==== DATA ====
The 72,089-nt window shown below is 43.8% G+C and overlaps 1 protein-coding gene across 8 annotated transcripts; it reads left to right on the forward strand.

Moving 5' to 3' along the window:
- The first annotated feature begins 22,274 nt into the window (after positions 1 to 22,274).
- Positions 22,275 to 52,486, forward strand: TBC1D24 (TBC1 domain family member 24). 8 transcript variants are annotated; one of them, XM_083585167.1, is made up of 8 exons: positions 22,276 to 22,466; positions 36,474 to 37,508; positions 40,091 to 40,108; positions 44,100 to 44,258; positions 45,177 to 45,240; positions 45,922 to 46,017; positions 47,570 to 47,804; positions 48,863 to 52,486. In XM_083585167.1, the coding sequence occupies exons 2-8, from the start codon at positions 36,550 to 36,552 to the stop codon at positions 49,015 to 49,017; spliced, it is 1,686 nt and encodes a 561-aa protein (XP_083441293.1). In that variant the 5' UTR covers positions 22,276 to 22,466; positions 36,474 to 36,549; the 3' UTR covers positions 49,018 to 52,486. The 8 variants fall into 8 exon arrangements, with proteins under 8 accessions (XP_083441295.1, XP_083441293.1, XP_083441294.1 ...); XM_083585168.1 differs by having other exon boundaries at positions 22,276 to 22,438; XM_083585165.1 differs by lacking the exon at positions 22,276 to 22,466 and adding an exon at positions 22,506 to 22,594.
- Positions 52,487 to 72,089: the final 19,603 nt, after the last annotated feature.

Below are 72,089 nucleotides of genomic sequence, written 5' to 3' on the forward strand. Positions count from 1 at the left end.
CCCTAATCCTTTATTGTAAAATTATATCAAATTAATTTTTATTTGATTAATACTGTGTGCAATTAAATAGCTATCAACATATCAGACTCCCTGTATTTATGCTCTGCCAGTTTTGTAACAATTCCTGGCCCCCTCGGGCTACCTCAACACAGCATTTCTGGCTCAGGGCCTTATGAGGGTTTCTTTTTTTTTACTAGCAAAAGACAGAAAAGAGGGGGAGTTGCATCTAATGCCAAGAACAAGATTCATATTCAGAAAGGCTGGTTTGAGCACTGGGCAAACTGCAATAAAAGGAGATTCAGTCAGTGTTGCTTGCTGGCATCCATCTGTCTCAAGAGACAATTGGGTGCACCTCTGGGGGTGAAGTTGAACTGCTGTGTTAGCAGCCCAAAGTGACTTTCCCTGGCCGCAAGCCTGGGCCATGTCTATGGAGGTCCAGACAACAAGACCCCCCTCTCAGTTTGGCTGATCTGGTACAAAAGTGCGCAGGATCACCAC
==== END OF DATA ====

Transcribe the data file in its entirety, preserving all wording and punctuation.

The 72,089-nt window shown below is 43.8% G+C and overlaps 1 protein-coding gene across 8 annotated transcripts; it reads left to right on the forward strand.

Moving 5' to 3' along the window:
- The first annotated feature begins 22,274 nt into the window (after positions 1 to 22,274).
- Positions 22,275 to 52,486, forward strand: TBC1D24 (TBC1 domain family member 24). 8 transcript variants are annotated; one of them, XM_083585167.1, is made up of 8 exons: positions 22,276 to 22,466; positions 36,474 to 37,508; positions 40,091 to 40,108; positions 44,100 to 44,258; positions 45,177 to 45,240; positions 45,922 to 46,017; positions 47,570 to 47,804; positions 48,863 to 52,486. In XM_083585167.1, the coding sequence occupies exons 2-8, from the start codon at positions 36,550 to 36,552 to the stop codon at positions 49,015 to 49,017; spliced, it is 1,686 nt and encodes a 561-aa protein (XP_083441293.1). In that variant the 5' UTR covers positions 22,276 to 22,466; positions 36,474 to 36,549; the 3' UTR covers positions 49,018 to 52,486. The 8 variants fall into 8 exon arrangements, with proteins under 8 accessions (XP_083441295.1, XP_083441293.1, XP_083441294.1 ...); XM_083585168.1 differs by having other exon boundaries at positions 22,276 to 22,438; XM_083585165.1 differs by lacking the exon at positions 22,276 to 22,466 and adding an exon at positions 22,506 to 22,594.
- Positions 52,487 to 72,089: the final 19,603 nt, after the last annotated feature.

Below are 72,089 nucleotides of genomic sequence, written 5' to 3' on the forward strand. Positions count from 1 at the left end.
CCCTAATCCTTTATTGTAAAATTATATCAAATTAATTTTTATTTGATTAATACTGTGTGCAATTAAATAGCTATCAACATATCAGACTCCCTGTATTTATGCTCTGCCAGTTTTGTAACAATTCCTGGCCCCCTCGGGCTACCTCAACACAGCATTTCTGGCTCAGGGCCTTATGAGGGTTTCTTTTTTTTTACTAGCAAAAGACAGAAAAGAGGGGGAGTTGCATCTAATGCCAAGAACAAGATTCATATTCAGAAAGGCTGGTTTGAGCACTGGGCAAACTGCAATAAAAGGAGATTCAGTCAGTGTTGCTTGCTGGCATCCATCTGTCTCAAGAGACAATTGGGTGCACCTCTGGGGGTGAAGTTGAACTGCTGTGTTAGCAGCCCAAAGTGACTTTCCCTGGCCGCAAGCCTGGGCCATGTCTATGGAGGTCCAGACAACAAGACCCCCCTCTCAGTTTGGCTGATCTGGTACAAAAGTGCGCAGGATCACCAC